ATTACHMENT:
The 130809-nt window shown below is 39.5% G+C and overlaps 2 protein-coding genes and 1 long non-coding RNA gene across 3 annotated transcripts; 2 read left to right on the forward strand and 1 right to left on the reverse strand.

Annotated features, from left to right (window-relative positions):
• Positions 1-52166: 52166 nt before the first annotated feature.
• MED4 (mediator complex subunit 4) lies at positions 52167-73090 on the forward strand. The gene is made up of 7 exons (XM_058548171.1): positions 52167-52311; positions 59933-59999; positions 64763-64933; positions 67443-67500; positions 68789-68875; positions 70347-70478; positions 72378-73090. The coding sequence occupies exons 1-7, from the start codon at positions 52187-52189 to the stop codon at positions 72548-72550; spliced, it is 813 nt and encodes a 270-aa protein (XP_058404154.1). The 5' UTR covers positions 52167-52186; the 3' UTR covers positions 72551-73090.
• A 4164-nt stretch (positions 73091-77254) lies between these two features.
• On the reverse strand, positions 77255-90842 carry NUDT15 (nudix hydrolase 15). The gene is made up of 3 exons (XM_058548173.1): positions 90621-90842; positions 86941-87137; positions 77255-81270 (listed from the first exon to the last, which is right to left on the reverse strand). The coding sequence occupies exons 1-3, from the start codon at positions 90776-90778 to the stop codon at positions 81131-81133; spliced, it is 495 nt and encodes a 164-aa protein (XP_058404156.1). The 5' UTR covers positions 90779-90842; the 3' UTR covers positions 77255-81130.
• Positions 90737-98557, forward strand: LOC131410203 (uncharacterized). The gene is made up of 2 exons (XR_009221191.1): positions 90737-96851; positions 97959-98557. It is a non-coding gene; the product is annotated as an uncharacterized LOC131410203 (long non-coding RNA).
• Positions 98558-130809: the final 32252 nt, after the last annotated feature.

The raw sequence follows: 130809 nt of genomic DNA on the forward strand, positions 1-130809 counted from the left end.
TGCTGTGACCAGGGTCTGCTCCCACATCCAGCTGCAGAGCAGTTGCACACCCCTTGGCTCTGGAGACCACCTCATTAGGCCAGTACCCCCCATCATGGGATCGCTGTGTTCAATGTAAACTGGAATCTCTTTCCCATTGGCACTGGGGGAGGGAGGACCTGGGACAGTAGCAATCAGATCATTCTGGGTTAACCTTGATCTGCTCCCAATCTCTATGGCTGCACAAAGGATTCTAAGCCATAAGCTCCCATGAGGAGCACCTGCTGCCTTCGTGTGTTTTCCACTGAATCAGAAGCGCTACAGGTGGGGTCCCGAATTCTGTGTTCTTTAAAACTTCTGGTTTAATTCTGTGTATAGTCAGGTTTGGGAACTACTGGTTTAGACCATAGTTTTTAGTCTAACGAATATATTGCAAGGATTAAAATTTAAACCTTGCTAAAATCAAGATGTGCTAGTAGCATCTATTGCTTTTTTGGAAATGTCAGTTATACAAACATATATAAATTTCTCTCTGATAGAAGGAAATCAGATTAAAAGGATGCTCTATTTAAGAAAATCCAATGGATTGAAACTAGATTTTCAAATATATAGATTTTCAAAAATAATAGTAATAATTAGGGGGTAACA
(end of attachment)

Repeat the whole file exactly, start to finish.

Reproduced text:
The 130809-nt window shown below is 39.5% G+C and overlaps 2 protein-coding genes and 1 long non-coding RNA gene across 3 annotated transcripts; 2 read left to right on the forward strand and 1 right to left on the reverse strand.

Annotated features, from left to right (window-relative positions):
• Positions 1-52166: 52166 nt before the first annotated feature.
• MED4 (mediator complex subunit 4) lies at positions 52167-73090 on the forward strand. The gene is made up of 7 exons (XM_058548171.1): positions 52167-52311; positions 59933-59999; positions 64763-64933; positions 67443-67500; positions 68789-68875; positions 70347-70478; positions 72378-73090. The coding sequence occupies exons 1-7, from the start codon at positions 52187-52189 to the stop codon at positions 72548-72550; spliced, it is 813 nt and encodes a 270-aa protein (XP_058404154.1). The 5' UTR covers positions 52167-52186; the 3' UTR covers positions 72551-73090.
• A 4164-nt stretch (positions 73091-77254) lies between these two features.
• On the reverse strand, positions 77255-90842 carry NUDT15 (nudix hydrolase 15). The gene is made up of 3 exons (XM_058548173.1): positions 90621-90842; positions 86941-87137; positions 77255-81270 (listed from the first exon to the last, which is right to left on the reverse strand). The coding sequence occupies exons 1-3, from the start codon at positions 90776-90778 to the stop codon at positions 81131-81133; spliced, it is 495 nt and encodes a 164-aa protein (XP_058404156.1). The 5' UTR covers positions 90779-90842; the 3' UTR covers positions 77255-81130.
• Positions 90737-98557, forward strand: LOC131410203 (uncharacterized). The gene is made up of 2 exons (XR_009221191.1): positions 90737-96851; positions 97959-98557. It is a non-coding gene; the product is annotated as an uncharacterized LOC131410203 (long non-coding RNA).
• Positions 98558-130809: the final 32252 nt, after the last annotated feature.

The raw sequence follows: 130809 nt of genomic DNA on the forward strand, positions 1-130809 counted from the left end.
TGCTGTGACCAGGGTCTGCTCCCACATCCAGCTGCAGAGCAGTTGCACACCCCTTGGCTCTGGAGACCACCTCATTAGGCCAGTACCCCCCATCATGGGATCGCTGTGTTCAATGTAAACTGGAATCTCTTTCCCATTGGCACTGGGGGAGGGAGGACCTGGGACAGTAGCAATCAGATCATTCTGGGTTAACCTTGATCTGCTCCCAATCTCTATGGCTGCACAAAGGATTCTAAGCCATAAGCTCCCATGAGGAGCACCTGCTGCCTTCGTGTGTTTTCCACTGAATCAGAAGCGCTACAGGTGGGGTCCCGAATTCTGTGTTCTTTAAAACTTCTGGTTTAATTCTGTGTATAGTCAGGTTTGGGAACTACTGGTTTAGACCATAGTTTTTAGTCTAACGAATATATTGCAAGGATTAAAATTTAAACCTTGCTAAAATCAAGATGTGCTAGTAGCATCTATTGCTTTTTTGGAAATGTCAGTTATACAAACATATATAAATTTCTCTCTGATAGAAGGAAATCAGATTAAAAGGATGCTCTATTTAAGAAAATCCAATGGATTGAAACTAGATTTTCAAATATATAGATTTTCAAAAATAATAGTAATAATTAGGGGGTAACA